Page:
Get our free email newsletter with just one click

BalletBoyz: Life review at Sadler’s Wells, London – ‘grace and eccentricity’

Scene from BalletBoyz: Life at Sadler's Wells, London. Photo: Tristram Kenton Scene from BalletBoyz: Life at Sadler's Wells, London. Photo: Tristram Kenton
by -

It is rare to find extremes of grace and eccentricity in the same evening but the two works here deliver both in spades. Swedish choreographer Pontus Lidberg’s ballet Rabbit is by turns exquisite, magical, funny and touching. Opening with a young man – possibly a schoolboy – dancing alone while another man with a rabbit’s head sits on a large swing, it blossoms like a night bloom into a fantasy of growing up.

The rabbits multiply, as rabbits are wont to do, and intermingle with the man before ‘returning’ to human form. While the live orchestra conveys the shifts from the quiet piano figures to juddering strings of Gorecki’s Kleines Requiem fur eine Polka, the dancers engage in a series of serenely floating lifts and synchronised stomping. Abstract yet pulsating with imagery it evokes childhood, imagination, relationships and the human ache for friendship. Exquisite and atmospheric it is a perfect midsummer night’s dream of a ballet.

If Javier de Frutos’s Fiction is not quite perfect it is tremendously enjoyable if only for the voice-over of his obituary, written by the dance critic Ismene Brown at his behest. At a rehearsal in the gym, the dancers hear of the choreographer’s death in a stage accident and the group begins to fragment, turning on the youngest (and smallest) in their confusion. There is a lot of gymnastic twisting, bending and interlocking movement around the freestanding barre and a palpable sense of unpredictable and volatile locker-room behaviour. De Frutos’ sense of mischief keeps it buoyant even when it threatens to outstay its welcome.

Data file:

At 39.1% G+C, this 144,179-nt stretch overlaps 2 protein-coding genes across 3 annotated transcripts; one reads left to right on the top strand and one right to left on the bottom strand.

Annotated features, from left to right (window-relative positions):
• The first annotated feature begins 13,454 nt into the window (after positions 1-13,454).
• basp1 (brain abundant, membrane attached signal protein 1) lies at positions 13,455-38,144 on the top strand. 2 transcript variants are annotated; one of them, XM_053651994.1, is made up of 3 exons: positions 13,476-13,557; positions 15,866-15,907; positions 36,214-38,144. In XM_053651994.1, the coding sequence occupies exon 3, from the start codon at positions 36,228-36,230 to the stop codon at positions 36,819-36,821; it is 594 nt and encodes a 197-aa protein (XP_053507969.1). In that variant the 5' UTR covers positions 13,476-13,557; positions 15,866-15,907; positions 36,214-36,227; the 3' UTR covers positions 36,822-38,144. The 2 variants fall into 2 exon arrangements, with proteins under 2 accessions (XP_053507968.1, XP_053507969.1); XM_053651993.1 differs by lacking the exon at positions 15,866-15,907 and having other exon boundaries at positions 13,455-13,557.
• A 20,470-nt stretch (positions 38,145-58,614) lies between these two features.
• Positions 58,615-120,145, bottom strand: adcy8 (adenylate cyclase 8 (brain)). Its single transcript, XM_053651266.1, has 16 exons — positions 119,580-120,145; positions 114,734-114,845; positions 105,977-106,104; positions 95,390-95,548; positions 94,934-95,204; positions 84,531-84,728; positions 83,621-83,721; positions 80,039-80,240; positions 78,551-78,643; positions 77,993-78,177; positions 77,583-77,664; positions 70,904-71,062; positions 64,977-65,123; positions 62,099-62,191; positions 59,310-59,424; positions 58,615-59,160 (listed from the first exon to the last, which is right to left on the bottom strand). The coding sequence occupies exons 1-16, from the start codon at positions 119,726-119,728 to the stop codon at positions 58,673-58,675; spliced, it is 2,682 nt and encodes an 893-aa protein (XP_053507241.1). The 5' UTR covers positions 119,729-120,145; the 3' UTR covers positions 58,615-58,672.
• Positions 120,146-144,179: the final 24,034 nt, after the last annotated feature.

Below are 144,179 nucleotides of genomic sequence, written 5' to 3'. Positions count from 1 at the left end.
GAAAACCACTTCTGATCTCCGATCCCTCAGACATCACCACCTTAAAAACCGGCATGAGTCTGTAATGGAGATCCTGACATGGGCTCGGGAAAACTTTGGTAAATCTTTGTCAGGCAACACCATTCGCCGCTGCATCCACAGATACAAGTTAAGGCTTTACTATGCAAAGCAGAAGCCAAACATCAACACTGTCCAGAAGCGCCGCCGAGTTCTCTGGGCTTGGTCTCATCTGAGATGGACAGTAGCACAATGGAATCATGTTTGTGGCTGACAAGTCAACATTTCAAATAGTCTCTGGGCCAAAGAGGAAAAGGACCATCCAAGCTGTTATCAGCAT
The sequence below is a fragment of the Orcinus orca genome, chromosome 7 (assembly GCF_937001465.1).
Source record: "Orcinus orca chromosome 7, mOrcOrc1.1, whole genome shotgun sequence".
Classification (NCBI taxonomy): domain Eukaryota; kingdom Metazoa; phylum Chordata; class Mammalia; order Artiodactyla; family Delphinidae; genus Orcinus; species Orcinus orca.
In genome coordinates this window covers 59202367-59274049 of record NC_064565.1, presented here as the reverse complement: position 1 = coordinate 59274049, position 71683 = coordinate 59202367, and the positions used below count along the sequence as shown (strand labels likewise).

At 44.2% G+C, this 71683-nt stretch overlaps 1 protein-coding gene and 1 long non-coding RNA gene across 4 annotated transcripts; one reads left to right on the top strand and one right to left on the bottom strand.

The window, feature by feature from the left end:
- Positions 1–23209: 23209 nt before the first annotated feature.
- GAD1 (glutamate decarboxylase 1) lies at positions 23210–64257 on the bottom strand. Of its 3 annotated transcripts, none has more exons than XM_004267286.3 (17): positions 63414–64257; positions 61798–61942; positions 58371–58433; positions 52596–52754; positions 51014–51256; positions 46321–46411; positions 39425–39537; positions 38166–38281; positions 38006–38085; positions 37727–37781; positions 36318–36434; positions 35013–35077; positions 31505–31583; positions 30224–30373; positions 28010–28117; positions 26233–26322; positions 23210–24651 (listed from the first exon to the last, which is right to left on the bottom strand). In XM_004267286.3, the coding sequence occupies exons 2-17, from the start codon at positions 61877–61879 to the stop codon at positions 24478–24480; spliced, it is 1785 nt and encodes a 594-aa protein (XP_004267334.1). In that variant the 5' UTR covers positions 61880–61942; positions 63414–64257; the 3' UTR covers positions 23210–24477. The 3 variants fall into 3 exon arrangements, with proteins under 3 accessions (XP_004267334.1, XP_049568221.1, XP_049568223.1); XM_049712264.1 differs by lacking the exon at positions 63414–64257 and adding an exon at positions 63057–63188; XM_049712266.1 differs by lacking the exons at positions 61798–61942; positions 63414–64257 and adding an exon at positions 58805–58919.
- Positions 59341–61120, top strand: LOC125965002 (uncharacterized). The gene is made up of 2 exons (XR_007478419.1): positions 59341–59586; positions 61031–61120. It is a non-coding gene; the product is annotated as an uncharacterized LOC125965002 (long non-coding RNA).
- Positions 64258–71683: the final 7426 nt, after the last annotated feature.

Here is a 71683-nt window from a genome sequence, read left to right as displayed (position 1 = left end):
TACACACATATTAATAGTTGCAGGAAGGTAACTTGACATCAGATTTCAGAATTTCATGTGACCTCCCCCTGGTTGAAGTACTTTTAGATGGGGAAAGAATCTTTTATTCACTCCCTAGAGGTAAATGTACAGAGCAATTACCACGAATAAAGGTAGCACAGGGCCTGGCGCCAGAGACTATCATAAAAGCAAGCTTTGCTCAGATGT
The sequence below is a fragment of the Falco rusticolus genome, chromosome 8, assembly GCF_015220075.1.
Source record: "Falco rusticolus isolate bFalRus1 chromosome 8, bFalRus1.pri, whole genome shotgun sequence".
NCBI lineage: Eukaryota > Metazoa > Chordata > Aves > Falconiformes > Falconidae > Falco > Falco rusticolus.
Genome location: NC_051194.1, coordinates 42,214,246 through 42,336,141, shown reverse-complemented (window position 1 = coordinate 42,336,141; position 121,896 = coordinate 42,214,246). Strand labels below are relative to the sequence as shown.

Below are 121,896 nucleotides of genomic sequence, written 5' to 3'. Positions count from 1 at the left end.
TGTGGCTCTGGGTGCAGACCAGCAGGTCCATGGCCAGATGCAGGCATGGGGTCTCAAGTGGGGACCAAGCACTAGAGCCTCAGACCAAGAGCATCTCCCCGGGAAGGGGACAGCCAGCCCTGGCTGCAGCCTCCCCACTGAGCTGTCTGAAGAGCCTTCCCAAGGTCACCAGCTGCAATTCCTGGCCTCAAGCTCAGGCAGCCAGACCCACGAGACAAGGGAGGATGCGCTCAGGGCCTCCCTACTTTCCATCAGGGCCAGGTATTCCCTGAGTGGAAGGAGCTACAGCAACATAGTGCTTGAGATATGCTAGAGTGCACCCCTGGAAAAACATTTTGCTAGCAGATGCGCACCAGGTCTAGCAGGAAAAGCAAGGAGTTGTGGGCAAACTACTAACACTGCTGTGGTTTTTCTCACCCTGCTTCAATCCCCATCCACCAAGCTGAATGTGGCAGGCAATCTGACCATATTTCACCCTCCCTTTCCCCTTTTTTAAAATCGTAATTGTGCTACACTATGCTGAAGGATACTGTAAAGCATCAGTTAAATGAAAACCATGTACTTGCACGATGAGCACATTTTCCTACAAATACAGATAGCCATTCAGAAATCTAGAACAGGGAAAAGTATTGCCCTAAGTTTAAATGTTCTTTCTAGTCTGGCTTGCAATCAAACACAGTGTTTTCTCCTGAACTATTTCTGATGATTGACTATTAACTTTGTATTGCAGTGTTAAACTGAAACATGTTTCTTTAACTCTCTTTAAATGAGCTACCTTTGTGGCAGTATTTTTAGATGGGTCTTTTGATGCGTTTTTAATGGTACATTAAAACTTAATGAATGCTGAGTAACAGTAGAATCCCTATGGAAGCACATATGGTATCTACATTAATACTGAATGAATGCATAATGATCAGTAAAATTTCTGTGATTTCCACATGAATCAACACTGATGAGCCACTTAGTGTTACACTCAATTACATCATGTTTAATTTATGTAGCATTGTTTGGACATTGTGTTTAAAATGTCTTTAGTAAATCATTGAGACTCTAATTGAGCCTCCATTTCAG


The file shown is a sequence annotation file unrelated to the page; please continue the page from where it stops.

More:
From The Night of the Lepus to barre-room bullies? The BalletBoyz are back.


We need your help…

When you subscribe to The Stage, you’re investing in our journalism. And our journalism is invested in supporting theatre and the performing arts.

The Stage is a family business, operated by the same family since we were founded in 1880. We do not receive government funding. We are not owned by a large corporation. Our editorial is not dictated by ticket sales.

We are fully independent, but this means we rely on revenue from readers to survive.

Help us continue to report on great work across the UK, champion new talent and keep up our investigative journalism that holds the powerful to account. Your subscription helps ensure our journalism can continue.

Subscribers to The Stage get 10% off The Stage Tickets’ price
A crack team of young male dancers explore the inner worlds of two extraordinary choreographers